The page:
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Legal Update: Architects Beware: It Is Now Settled That The Principal Architect Owes a Duty of Care to Third Party Purchasers for Negligent Design

Amy Matthew

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In Beacon Residential Community Association v. Skidmore, Owings & Merrill LLP, the California Supreme Court held that architects and engineers can be held liable to condominium owners for negligently prepared plans, specifications or design modifications. In doing so, the Court enlarged the scope of duty owed by design professionals to third party purchasers, holding that the principal architect on a project owes of duty of care to future homeowners – even when the design professional does not exercise the ultimate control over construction decisions. 

In Beacon two architectural firms provided architectural and engineering services for the Beacon Residential Condominium Project, a 595-unit condominium development located near AT&T Park in San Francisco. Although the 595 units were initially rented out for two years, the two architectural firms knew from the beginning that ultimately the units would be sold to third party purchasers as condominiums.

The Association’s complaint named as defendants the original owner and developer as well as the Architect and Engineer with whom the developer had contracted for design professional services. The professional services were in excess of $5,000,000 and included construction administration and construction contract management. As alleged, the design professionals had an active role throughout the construction, coordinating design and construction teams, providing weekly site visits and inspections, monitoring contractors for compliance with the design plans and making recommendations for design revisions, as needed. 

The Association alleged that the Architects’ negligent design resulted in several defects, with “solar heat gain” being the principal defect, which rendered the units uninhabitable and unsafe as a consequence of the high temperatures generated. The Association claimed that the solar heat gain was caused by the Architects’ recommendation to reduce the amount of ventilation ducts coupled with the Architects’ approval of less expensive, substandard and nonoperational windows.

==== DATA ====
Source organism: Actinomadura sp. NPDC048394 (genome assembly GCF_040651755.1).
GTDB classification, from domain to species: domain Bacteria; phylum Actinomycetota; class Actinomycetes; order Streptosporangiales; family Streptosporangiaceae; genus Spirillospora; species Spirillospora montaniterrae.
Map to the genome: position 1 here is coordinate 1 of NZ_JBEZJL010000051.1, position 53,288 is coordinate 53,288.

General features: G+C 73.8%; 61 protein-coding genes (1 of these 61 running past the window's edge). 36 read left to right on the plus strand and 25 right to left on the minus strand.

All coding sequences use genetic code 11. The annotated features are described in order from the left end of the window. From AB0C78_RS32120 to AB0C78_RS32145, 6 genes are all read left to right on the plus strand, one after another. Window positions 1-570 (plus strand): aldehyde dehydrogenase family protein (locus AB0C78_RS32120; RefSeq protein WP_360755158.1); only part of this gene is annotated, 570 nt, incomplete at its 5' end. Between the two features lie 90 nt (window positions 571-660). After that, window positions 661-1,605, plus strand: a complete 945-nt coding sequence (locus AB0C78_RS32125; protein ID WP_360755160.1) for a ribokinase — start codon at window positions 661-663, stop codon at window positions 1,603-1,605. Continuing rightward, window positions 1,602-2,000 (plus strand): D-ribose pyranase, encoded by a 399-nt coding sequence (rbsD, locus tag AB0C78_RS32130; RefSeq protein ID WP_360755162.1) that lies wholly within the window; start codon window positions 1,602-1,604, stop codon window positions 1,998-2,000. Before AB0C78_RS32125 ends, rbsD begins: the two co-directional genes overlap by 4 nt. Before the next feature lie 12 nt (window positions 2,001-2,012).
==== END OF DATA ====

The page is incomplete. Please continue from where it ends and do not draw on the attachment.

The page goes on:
Defendants’ demurrer was sustained by the trial court which held that under Weseloh Family Ltd. Partnership v. K.L. Wessel Construction Co. (2004) 125 Cal. App.4th 152, 158-162, the architect and engineer owed no duty of care to the Association or to the future condominium owners. Absent such a duty, liability for negligent design could not be imposed. 

The Appellate Court reversed and held that the design professionals owed a duty of care to subsequent purchasers of residential projects under the six factor analysis set forth in Biakanja v. Irving (1958) 49 Cal.2d 647, 650 as well as under the Right to Repair Act (SB 800, codified in Civil Code § 895, et seq.), which expressed a Legislative intent to impose on design professionals a duty of care to future homeowners. Beacon (2012) 211 Cal. App. 4th 1301. The California Supreme Court granted review and affirmed the Appellate Court’s decision. 

Embracing the six factor balancing test established in Biakanja, the California Supreme Court determined that a duty of care exists despite the absence of contractual privity. Notably, the Court declined to rule on whether the Right to Repair Act was dispositive on the issue of duty. The Court relied upon several Appellate Court decisions where the foreseeability of harm to third persons (for personal injuries or property damage) was apparent and arose out of improper design (in plans, specifications or revisions), sufficient to impose a duty of care on the design professionals. Reviewing each prong on the six factor balancing test, the Court determined that: